Let us allow ourselves to wonder, in disbelief, in awe, as we come to God with honest feelings and thoughts lay bare, and allow God’s revelation to shine in surprising ways.

Saturday, January 7, 2012

Everyday Miracles

And when the headwaiter tasted the water that had become wine, without knowing where it came from (although the servers who had drawn the water knew), the headwaiter called the bridegroom and said to him, “Everyone serves good wine first, and then when people have drunk freely, an inferior one; but you have kept the good wine until now.” John 2:9-10
At the wedding in Cana, Jesus performs His first miracle by turning the water into wine. When Mary said to Jesus, “They have no wine,” He fulfilled her request with abundant generosity by serving the best wine.
Two months ago on my birthday, my grandmother passed away. My aunt said her passing on my birthday is a gift from God. That day we celebrated her birthday into heaven and my birthday on this Earth. Two weeks prior to her passing, I remember praying by her bedside hoping for a miracle when all along the miracle was the legacy she left behind with 12 grandchildren and 9 great grandchildren, a pure example of God’s life giving abundance.
The scene of a wedding and Jesus’ act of turning water into wine reminds me of a talk by Fr. Paul Coutinho, SJ. He points out the mystical moment during the offertory where the priest quietly drops the water into the wine. He says, “The drop of water is me. The wine is God. ... I realize that God and I are one.”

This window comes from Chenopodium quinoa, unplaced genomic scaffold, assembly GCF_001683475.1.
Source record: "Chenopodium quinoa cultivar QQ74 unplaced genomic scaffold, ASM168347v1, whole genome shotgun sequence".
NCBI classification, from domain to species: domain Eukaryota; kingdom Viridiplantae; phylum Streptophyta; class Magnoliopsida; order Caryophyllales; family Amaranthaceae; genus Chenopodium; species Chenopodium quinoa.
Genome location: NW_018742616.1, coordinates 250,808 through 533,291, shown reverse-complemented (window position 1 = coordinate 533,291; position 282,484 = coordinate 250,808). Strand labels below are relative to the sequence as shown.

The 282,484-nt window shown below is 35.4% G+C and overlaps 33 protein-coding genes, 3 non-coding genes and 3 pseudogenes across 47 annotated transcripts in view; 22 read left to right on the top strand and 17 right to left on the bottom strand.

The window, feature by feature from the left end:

When I focus on God’s presence, miracles big and small reveal themselves more readily. His love is overflowing like the wine at the wedding. My hope is to let His love overflow into each moment and be a witness of His miracles.

Where will you find the God given miracles of today?

reflected by Greg Lontok

Friday, January 6, 2012

Friday Before Epiphany

When I was a little girl, one of my favorite toys was Teddy Ruxpin. He was a talking bear, given life through batteries. When he would start speaking slowly or stop talking, my dad would simply recharge the batteries and Teddy was good to go. 

Have you ever felt like you were empty, perhaps almost lifeless? If so, I'm sure you'll agree it's a terrible feeling. How can we revive ourselves? How can we once again experience the true joy of our amazing God-given lives?

There were two phrases in today's first reading that spoke to me, the first being that the victor over the world is the one who believes in Jesus Christ. This simple phrase offers so much comfort and hope! When the world is flashing before our eyes, when everything seems to be going wrong and we just want to give up, we can find comfort in knowing that our faith in Jesus provides us with the strength and power we need to overcome any worldly troubles. 

Secondly, the Spirit, the water, and the Blood all agree. To me, this embodies the unity of not only God, but of my entire being. When there is a disconnect between the three, I feel restless, and when the disconnect is grave, the feeling of emptiness begins to take over, and the liveliness within me slowly vanishes; my life battery has run low. How do I pick myself back up? The answer is so simple yet so difficult-- prayer. By spending time with our Father, he recharges me piece by piece, and in time the life that slowly withered away returns with greater strength and joy.

As we begin this new year, I encourage you to examine your life's battery. Is it fully charged or in need of recharging?

reflected by Audrey Orda

Thursday, January 5, 2012

Memorial St. John Neumann

"Whoever does not love remains in death."

During the holiday season, I am normally hustling and bustling around, using the "break" from work to check off as many things on my to-do list as possible. I usually want to make or buy the perfect gift for everyone on my list, send out cards to loved ones who lived, and be in a lot of different places at once, helping around the house, running to the store to pick up that last ingredient or two, volunteering with my old Girl Scouts troop or planning reunions with old friends. Christmas and new years was always a very hectic time for me and I grew to expect it.